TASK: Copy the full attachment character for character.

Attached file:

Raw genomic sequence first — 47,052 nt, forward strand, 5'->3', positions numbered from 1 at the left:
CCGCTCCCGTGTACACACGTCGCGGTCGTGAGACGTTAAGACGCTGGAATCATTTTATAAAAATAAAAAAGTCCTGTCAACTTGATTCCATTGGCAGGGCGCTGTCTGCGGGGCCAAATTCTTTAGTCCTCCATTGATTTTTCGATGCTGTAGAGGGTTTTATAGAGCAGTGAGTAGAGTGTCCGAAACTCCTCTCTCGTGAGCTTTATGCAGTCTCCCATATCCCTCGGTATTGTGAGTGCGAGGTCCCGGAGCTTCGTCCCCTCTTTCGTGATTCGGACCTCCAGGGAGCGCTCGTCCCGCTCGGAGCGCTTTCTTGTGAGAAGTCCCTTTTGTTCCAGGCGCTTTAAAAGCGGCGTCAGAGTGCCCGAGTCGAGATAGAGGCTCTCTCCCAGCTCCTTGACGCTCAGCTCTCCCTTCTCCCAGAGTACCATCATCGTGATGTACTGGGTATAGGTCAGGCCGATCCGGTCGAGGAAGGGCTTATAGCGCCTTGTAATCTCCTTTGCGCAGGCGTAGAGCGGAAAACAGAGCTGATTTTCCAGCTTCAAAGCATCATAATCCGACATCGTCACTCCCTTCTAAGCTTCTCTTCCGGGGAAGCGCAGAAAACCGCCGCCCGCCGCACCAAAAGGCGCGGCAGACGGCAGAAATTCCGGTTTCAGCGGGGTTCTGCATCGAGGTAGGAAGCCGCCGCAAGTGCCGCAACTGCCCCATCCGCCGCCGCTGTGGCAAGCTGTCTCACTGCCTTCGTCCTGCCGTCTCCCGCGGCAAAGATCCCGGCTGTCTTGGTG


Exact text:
Raw genomic sequence first — 47,052 nt, forward strand, 5'->3', positions numbered from 1 at the left:
CCGCTCCCGTGTACACACGTCGCGGTCGTGAGACGTTAAGACGCTGGAATCATTTTATAAAAATAAAAAAGTCCTGTCAACTTGATTCCATTGGCAGGGCGCTGTCTGCGGGGCCAAATTCTTTAGTCCTCCATTGATTTTTCGATGCTGTAGAGGGTTTTATAGAGCAGTGAGTAGAGTGTCCGAAACTCCTCTCTCGTGAGCTTTATGCAGTCTCCCATATCCCTCGGTATTGTGAGTGCGAGGTCCCGGAGCTTCGTCCCCTCTTTCGTGATTCGGACCTCCAGGGAGCGCTCGTCCCGCTCGGAGCGCTTTCTTGTGAGAAGTCCCTTTTGTTCCAGGCGCTTTAAAAGCGGCGTCAGAGTGCCCGAGTCGAGATAGAGGCTCTCTCCCAGCTCCTTGACGCTCAGCTCTCCCTTCTCCCAGAGTACCATCATCGTGATGTACTGGGTATAGGTCAGGCCGATCCGGTCGAGGAAGGGCTTATAGCGCCTTGTAATCTCCTTTGCGCAGGCGTAGAGCGGAAAACAGAGCTGATTTTCCAGCTTCAAAGCATCATAATCCGACATCGTCACTCCCTTCTAAGCTTCTCTTCCGGGGAAGCGCAGAAAACCGCCGCCCGCCGCACCAAAAGGCGCGGCAGACGGCAGAAATTCCGGTTTCAGCGGGGTTCTGCATCGAGGTAGGAAGCCGCCGCAAGTGCCGCAACTGCCCCATCCGCCGCCGCTGTGGCAAGCTGTCTCACTGCCTTCGTCCTGCCGTCTCCCGCGGCAAAGATCCCGGCTGTCTTGGTG